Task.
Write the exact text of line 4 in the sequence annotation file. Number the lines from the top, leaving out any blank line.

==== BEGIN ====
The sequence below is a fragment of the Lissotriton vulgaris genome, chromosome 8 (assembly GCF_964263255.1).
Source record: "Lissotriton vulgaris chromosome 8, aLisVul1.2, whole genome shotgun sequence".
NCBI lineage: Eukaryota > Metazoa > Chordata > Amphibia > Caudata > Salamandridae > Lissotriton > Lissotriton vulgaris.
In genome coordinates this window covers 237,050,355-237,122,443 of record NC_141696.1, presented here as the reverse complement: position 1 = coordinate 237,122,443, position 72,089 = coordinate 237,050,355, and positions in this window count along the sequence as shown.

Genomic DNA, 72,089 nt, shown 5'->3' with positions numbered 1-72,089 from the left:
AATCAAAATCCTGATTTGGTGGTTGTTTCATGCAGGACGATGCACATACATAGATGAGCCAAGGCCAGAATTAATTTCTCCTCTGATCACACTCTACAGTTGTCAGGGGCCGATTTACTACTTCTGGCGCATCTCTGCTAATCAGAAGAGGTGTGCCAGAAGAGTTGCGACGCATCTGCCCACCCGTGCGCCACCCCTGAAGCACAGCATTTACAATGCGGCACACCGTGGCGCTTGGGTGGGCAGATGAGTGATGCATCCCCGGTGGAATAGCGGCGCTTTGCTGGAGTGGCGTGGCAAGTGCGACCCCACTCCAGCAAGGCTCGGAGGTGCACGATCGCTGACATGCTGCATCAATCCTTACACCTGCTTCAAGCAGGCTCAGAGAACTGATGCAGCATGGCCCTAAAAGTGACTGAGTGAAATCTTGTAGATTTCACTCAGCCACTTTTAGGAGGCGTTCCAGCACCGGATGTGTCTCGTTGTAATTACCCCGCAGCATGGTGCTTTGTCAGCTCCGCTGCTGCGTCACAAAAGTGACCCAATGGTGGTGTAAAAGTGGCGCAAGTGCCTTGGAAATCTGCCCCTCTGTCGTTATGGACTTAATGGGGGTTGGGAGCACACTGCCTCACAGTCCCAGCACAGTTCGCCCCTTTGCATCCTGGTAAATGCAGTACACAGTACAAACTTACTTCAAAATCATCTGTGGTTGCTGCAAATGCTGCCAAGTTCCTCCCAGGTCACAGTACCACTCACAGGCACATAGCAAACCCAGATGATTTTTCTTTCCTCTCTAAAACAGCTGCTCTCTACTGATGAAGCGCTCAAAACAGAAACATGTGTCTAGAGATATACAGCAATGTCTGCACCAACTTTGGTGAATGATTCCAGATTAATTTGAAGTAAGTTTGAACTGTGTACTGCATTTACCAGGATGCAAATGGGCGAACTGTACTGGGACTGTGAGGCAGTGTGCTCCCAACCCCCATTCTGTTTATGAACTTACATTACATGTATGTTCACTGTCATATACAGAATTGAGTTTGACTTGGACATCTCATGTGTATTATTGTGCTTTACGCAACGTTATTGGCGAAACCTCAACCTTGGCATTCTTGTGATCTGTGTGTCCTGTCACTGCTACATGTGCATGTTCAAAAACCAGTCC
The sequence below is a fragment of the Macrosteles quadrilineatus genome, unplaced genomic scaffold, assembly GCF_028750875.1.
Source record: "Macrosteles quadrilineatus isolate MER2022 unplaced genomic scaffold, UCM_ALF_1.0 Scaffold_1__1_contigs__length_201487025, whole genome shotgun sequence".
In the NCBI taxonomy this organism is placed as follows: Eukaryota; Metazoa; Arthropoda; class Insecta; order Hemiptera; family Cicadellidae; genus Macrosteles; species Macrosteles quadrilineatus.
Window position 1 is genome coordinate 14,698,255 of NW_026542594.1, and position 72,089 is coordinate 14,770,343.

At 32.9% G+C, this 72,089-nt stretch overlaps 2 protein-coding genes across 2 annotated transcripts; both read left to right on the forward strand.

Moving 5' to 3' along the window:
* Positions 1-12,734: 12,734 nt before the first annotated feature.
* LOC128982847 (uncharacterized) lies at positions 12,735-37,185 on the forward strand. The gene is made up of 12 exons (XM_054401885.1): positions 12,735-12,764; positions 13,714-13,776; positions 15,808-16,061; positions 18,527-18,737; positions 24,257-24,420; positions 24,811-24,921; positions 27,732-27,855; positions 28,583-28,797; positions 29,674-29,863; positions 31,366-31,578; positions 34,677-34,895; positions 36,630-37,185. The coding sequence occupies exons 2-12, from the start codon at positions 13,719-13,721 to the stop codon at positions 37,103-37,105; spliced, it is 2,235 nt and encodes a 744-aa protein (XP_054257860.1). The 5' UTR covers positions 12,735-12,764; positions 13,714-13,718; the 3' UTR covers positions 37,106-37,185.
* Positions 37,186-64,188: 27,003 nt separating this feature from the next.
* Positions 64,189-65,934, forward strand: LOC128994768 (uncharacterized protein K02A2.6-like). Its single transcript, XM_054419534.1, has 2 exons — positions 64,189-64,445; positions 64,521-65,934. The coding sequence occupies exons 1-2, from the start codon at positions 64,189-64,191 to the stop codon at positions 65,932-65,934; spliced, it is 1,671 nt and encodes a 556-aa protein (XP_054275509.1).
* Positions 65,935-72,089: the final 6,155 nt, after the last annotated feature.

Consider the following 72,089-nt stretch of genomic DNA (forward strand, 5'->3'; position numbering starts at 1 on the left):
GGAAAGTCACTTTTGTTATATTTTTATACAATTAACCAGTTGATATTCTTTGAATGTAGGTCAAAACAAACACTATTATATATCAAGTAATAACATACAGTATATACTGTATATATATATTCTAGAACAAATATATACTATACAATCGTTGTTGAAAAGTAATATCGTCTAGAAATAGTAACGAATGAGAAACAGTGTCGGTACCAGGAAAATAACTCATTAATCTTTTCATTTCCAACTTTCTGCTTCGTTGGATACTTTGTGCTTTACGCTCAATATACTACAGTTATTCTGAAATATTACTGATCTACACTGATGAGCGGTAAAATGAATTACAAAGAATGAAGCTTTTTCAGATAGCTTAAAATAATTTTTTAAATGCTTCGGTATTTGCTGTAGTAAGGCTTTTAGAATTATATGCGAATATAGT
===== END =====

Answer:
In genome coordinates this window covers 237,050,355-237,122,443 of record NC_141696.1, presented here as the reverse complement: position 1 = coordinate 237,122,443, position 72,089 = coordinate 237,050,355, and positions in this window count along the sequence as shown.